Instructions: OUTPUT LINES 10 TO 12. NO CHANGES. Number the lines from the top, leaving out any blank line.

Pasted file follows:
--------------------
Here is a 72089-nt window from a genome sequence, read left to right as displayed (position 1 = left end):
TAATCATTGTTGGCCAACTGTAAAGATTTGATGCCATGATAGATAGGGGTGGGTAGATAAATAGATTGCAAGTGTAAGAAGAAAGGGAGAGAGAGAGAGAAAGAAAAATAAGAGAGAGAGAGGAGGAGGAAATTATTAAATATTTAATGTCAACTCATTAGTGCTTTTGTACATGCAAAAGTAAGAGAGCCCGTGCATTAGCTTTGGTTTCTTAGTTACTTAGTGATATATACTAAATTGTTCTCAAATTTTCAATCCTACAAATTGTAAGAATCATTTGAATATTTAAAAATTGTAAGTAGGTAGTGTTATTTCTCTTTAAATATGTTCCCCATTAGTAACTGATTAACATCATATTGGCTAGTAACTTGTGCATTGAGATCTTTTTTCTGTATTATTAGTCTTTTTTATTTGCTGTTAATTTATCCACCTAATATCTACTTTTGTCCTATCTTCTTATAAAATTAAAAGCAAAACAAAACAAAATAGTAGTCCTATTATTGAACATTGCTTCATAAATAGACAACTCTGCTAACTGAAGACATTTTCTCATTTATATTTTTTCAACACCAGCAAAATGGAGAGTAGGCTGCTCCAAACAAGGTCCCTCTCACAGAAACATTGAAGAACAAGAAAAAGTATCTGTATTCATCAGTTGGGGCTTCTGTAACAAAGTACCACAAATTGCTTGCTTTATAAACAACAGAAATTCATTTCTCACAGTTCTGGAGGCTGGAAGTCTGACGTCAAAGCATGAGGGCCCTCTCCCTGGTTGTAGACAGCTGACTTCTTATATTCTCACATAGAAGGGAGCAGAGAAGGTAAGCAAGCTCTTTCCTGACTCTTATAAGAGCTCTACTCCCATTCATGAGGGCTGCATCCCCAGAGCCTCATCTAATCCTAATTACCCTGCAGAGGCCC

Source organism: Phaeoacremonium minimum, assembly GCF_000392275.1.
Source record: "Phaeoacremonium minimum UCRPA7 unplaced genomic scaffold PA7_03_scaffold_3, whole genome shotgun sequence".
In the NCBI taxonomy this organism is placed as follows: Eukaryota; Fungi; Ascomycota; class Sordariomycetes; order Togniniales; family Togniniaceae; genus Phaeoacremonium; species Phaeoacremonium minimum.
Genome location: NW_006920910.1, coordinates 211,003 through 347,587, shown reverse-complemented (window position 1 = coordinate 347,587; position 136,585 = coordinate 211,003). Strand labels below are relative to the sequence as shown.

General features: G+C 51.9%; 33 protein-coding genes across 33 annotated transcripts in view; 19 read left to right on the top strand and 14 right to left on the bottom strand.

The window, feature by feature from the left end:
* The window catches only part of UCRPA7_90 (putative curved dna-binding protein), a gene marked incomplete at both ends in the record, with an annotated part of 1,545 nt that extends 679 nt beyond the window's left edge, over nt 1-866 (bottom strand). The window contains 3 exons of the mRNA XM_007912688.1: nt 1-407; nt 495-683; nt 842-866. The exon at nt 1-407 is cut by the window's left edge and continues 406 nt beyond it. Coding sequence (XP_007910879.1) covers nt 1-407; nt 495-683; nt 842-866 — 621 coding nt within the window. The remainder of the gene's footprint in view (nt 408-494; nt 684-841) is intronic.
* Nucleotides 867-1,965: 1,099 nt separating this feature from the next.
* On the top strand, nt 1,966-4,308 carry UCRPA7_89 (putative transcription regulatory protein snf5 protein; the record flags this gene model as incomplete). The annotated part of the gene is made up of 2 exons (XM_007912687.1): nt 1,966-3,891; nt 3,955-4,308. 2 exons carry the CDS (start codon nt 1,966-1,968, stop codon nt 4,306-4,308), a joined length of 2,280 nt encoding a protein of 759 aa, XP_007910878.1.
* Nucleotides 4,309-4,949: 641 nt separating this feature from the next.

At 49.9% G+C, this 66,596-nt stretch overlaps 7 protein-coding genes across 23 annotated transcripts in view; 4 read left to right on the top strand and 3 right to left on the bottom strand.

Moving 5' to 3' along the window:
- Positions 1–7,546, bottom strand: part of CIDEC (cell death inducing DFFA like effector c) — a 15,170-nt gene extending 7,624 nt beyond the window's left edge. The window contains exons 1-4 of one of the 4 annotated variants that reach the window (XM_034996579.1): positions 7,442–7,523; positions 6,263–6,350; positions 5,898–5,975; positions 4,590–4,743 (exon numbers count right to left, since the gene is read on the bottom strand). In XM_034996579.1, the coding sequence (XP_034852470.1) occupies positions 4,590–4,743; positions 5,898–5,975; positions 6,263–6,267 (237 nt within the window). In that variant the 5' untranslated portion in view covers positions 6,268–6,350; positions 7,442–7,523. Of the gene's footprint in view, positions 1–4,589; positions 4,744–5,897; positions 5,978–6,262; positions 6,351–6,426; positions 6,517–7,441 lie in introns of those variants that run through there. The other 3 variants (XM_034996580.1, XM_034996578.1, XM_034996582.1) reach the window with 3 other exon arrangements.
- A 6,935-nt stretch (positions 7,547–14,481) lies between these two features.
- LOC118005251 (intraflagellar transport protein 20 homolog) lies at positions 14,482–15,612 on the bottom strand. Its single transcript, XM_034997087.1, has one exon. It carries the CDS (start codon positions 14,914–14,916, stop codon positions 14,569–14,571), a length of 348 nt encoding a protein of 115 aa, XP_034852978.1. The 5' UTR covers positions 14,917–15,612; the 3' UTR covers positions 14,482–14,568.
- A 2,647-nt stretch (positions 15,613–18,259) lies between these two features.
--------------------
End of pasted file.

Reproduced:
* Nucleotides 867-1,965: 1,099 nt separating this feature from the next.
* On the top strand, nt 1,966-4,308 carry UCRPA7_89 (putative transcription regulatory protein snf5 protein; the record flags this gene model as incomplete). The annotated part of the gene is made up of 2 exons (XM_007912687.1): nt 1,966-3,891; nt 3,955-4,308. 2 exons carry the CDS (start codon nt 1,966-1,968, stop codon nt 4,306-4,308), a joined length of 2,280 nt encoding a protein of 759 aa, XP_007910878.1.
* Nucleotides 4,309-4,949: 641 nt separating this feature from the next.